He stuck out one of his big hands and shook Mary’s mightily. “The dresses she brought with her didn’t last long out in the woods. Besides she’s grown like a weed the past couple of months. Got the duds she’s wearing now from a farmer with a passel of boys who felt sorry for the tyke. Afraid I haven’t been any great shakes at raising this young ‘un.”
Mary responded to this outpouring with a smile, knowing instinctively the man wasn’t usually so talkative. “I’m Mary Harrington, one of the school teachers here in town. How old are you, Druscilla?”
The girl, not happy to be the object of so much attention, hid behind her brother’s leather-clad legs and murmured, “Seven, ma’am.”
“Mr. Graham, don’t you still have some of those ready-made chambray dresses like those Mrs. Otis bought for her daughters?” Mary asked.
While the storekeeper went to look for the requested items, Mary turned again to the trapper. “How long are you planning on staying in Woodlake, Mr. Van Vrandenburg?”
“If I can find a place for me and my sister to stay, I’d like to stick around at least until I find a plot of land somewhere. Guess I’ll take up farming.” Now that she knew the relationship of the child to the man, Mary was curious to hear the rest of their story. “Mrs. Brady has an empty room,” she offered. “Brady’s Boarding House—that’s where I live. When you are through with your business here, if you’d care to, you may come along with me and meet my landlady. We can see if her place would suit you. Three meals a day are included with the rent.”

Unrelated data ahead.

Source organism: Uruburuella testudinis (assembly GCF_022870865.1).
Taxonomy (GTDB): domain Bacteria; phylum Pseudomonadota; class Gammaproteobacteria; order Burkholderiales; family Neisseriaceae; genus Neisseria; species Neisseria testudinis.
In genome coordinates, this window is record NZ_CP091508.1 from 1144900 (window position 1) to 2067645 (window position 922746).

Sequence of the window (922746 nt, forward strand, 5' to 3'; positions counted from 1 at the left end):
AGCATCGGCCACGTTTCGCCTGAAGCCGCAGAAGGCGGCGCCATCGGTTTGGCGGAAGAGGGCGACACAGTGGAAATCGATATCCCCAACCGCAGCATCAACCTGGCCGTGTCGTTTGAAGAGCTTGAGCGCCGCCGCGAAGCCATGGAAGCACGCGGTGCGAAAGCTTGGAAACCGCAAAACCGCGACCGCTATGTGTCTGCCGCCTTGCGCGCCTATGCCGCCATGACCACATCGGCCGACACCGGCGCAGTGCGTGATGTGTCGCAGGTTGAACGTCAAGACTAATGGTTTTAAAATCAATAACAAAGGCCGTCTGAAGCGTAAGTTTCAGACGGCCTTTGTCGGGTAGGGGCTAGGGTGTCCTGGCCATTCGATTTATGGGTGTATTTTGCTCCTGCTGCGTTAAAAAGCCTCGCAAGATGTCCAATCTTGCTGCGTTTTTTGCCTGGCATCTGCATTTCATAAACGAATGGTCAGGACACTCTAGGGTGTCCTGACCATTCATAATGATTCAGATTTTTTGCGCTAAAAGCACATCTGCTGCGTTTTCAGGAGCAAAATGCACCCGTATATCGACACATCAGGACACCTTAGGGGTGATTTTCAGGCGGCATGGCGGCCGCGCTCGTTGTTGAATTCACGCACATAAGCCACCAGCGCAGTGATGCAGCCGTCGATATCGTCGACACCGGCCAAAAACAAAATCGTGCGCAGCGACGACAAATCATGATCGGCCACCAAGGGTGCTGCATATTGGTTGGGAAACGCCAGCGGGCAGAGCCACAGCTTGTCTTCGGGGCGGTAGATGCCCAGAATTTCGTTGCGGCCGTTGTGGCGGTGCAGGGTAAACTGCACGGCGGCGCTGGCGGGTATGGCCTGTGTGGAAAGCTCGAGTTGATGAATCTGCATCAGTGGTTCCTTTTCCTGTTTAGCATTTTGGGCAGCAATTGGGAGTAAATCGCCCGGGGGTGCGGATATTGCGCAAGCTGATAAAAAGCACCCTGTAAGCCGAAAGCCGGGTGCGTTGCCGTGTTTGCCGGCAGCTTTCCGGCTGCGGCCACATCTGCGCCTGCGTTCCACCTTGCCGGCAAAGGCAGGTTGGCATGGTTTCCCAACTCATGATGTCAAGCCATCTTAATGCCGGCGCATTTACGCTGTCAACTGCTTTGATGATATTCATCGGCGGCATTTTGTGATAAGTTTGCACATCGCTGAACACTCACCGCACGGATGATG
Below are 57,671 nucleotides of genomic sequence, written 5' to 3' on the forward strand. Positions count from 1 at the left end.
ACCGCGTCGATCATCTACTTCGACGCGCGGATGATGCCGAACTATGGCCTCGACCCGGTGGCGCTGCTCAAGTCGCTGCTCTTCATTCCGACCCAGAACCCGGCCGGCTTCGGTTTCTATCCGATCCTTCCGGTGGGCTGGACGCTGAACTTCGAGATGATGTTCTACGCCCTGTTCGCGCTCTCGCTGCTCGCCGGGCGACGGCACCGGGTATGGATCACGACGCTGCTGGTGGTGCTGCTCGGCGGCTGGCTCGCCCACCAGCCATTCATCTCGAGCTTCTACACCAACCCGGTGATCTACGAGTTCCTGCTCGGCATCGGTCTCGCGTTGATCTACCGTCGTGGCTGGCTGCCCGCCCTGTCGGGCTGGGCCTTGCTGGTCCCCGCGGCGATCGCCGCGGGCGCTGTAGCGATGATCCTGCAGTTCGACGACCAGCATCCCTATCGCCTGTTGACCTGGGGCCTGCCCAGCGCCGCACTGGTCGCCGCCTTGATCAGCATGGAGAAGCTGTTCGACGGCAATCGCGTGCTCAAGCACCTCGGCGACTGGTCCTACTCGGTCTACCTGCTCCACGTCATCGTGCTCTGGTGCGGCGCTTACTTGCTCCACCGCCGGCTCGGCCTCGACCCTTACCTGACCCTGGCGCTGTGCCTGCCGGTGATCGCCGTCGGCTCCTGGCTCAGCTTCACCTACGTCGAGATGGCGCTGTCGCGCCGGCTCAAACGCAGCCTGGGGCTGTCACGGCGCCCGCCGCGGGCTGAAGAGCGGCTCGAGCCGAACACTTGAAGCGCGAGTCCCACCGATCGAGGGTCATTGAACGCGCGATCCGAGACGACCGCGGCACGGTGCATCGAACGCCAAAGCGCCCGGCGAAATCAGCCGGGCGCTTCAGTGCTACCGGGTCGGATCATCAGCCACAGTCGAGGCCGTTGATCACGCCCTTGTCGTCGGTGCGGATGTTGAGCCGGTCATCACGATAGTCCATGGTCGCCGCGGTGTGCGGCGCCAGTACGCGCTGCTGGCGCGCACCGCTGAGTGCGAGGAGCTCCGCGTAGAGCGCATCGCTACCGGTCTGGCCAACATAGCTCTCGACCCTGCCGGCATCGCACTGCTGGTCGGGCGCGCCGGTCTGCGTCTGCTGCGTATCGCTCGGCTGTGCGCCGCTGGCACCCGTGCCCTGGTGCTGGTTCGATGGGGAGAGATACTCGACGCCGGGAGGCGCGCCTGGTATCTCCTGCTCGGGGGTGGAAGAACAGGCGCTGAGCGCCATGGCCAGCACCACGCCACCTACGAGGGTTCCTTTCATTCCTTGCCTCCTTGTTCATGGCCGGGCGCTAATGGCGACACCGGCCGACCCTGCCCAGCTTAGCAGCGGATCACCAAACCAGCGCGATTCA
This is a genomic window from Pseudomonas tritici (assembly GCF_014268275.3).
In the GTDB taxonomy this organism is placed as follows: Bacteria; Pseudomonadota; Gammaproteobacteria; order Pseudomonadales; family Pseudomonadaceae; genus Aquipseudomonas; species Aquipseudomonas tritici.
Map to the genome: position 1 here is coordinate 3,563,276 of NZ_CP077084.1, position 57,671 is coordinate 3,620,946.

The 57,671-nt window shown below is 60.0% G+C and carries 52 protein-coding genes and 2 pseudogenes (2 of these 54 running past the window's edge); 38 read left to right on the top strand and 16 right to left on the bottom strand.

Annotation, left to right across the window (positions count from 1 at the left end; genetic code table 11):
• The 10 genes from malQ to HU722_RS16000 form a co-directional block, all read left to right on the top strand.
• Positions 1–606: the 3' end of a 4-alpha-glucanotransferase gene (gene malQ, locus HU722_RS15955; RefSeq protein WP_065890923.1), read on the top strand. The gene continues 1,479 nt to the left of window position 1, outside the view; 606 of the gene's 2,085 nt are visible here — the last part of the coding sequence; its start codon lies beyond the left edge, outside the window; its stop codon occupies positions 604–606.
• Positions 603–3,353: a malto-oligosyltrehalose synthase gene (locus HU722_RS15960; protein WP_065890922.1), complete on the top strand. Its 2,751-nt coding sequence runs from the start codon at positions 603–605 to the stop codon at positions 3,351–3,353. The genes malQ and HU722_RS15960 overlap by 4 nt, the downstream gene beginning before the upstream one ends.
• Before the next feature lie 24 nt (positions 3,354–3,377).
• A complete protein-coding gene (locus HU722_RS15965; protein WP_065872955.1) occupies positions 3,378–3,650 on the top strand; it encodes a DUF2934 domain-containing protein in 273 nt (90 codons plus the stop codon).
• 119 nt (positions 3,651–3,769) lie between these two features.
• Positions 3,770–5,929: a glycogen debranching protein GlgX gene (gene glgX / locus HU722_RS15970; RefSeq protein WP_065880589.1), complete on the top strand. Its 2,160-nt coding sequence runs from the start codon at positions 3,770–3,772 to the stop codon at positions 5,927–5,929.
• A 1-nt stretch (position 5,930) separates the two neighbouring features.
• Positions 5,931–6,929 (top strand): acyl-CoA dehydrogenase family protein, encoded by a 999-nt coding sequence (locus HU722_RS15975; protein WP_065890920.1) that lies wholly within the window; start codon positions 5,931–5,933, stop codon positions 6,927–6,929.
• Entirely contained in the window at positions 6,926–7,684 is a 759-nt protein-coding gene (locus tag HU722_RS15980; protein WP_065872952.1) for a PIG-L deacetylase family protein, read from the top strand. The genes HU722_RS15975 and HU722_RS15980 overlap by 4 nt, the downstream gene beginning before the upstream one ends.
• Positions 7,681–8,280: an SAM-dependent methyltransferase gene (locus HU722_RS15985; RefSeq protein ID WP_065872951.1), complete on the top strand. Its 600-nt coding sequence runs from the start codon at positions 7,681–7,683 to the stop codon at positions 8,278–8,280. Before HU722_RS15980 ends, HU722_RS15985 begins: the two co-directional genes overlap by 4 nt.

“That’s mighty kind of you, Miss Harrington.
Sounds like one solution to my problems.” Mr. Graham returned with a dress nearly the right size for Druscilla. Mary held it against her and assured Mr. Van Vradenburg she could alter it to fit in a matter of minutes. She also suggested he choose some material for another garment or two, so he could hire the local dressmaker to sew others.
Marilyn Meredith is a fourth generation native Californian. The story of her remarkable ancestors contains many family legends. She is the author of many published novels including the Deputy Tempe Crabtree mysteries.